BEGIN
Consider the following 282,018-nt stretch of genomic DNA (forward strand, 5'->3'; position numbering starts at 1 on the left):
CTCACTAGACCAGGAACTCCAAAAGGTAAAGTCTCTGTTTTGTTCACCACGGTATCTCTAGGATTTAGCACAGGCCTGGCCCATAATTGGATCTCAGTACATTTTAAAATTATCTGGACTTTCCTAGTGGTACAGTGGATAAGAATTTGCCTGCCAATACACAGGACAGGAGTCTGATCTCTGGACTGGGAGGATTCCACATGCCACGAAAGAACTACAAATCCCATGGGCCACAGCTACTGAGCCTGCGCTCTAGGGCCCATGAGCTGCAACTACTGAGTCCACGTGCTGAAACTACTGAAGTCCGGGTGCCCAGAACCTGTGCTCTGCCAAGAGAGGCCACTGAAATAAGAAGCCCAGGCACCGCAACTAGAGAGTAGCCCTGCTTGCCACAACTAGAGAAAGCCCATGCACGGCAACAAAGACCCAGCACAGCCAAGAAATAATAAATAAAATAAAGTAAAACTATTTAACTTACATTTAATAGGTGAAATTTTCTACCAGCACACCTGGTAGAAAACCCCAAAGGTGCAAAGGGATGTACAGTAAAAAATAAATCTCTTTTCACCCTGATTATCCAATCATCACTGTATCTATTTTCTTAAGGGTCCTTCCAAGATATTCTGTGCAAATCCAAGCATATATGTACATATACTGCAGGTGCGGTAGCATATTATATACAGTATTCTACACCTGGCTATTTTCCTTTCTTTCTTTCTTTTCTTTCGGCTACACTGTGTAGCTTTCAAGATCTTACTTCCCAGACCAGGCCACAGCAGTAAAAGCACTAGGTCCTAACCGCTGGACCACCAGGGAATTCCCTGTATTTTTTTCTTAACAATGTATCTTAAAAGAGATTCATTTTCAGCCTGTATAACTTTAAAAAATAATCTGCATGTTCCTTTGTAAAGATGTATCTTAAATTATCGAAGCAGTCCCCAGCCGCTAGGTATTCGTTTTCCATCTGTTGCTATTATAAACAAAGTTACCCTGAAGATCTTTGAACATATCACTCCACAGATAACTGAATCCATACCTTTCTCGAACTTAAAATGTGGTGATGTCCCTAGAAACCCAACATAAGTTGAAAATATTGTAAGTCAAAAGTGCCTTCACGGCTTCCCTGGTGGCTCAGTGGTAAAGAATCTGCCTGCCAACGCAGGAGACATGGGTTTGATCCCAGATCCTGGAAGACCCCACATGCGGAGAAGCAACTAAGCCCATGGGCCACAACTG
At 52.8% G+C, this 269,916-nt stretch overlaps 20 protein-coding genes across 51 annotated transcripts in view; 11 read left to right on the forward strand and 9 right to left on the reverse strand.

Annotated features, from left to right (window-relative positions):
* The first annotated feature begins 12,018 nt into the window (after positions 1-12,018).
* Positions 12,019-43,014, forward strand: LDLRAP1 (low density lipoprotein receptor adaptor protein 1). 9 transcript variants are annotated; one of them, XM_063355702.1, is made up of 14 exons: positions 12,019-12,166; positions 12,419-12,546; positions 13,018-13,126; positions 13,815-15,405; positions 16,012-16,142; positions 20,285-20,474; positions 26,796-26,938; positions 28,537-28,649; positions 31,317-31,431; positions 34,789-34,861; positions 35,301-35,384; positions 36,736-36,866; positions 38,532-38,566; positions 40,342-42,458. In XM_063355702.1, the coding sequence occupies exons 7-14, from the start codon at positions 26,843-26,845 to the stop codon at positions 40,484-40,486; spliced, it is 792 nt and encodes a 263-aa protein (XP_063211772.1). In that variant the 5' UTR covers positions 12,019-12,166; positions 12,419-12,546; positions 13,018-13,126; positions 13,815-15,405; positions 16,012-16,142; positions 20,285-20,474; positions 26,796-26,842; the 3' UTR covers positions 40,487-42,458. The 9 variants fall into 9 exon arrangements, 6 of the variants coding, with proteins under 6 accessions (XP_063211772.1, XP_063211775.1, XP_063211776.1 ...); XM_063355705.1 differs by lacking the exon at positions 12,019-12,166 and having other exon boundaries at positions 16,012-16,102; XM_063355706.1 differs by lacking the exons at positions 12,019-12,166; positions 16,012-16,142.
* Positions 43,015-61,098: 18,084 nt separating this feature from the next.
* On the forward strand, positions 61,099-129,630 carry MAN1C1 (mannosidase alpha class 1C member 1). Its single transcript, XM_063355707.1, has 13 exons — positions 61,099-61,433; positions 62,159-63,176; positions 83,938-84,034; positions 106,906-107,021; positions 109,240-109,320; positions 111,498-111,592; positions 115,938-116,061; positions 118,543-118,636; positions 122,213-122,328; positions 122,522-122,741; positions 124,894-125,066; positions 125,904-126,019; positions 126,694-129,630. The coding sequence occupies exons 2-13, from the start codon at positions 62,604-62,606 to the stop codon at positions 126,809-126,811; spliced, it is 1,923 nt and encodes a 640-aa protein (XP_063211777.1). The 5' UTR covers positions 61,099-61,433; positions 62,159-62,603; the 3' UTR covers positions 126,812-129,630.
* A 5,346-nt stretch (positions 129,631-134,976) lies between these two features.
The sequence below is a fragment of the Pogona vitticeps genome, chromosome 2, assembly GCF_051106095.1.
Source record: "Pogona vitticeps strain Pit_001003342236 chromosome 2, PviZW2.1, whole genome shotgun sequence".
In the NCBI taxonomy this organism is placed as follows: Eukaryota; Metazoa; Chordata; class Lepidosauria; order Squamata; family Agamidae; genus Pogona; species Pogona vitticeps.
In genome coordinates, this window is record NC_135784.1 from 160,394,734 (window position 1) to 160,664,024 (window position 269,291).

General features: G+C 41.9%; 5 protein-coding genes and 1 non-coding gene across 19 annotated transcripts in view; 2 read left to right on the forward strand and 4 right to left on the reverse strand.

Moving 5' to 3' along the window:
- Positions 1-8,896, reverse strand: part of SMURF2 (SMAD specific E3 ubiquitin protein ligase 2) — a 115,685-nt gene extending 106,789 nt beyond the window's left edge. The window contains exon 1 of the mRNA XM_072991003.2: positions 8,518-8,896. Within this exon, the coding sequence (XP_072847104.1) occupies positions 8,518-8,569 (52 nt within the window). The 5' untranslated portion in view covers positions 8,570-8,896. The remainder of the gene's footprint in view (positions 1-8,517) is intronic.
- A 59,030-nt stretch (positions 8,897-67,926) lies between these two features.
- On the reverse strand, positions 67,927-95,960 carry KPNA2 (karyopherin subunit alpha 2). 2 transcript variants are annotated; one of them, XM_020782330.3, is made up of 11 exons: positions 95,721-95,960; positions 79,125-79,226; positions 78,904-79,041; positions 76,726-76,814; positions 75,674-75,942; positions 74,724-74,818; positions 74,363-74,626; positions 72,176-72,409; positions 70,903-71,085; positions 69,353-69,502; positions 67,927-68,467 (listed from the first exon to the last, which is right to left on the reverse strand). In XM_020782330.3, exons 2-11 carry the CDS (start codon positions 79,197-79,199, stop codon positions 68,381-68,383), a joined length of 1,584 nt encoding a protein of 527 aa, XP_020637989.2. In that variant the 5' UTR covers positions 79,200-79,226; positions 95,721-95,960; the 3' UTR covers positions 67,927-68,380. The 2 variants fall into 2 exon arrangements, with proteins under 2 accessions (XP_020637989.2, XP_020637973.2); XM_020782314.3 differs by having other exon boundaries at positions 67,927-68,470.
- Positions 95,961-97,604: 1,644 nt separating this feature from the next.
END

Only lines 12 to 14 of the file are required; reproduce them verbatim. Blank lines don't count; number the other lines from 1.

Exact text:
In the NCBI taxonomy this organism is placed as follows: Eukaryota; Metazoa; Chordata; class Lepidosauria; order Squamata; family Agamidae; genus Pogona; species Pogona vitticeps.
In genome coordinates, this window is record NC_135784.1 from 160,394,734 (window position 1) to 160,664,024 (window position 269,291).

General features: G+C 41.9%; 5 protein-coding genes and 1 non-coding gene across 19 annotated transcripts in view; 2 read left to right on the forward strand and 4 right to left on the reverse strand.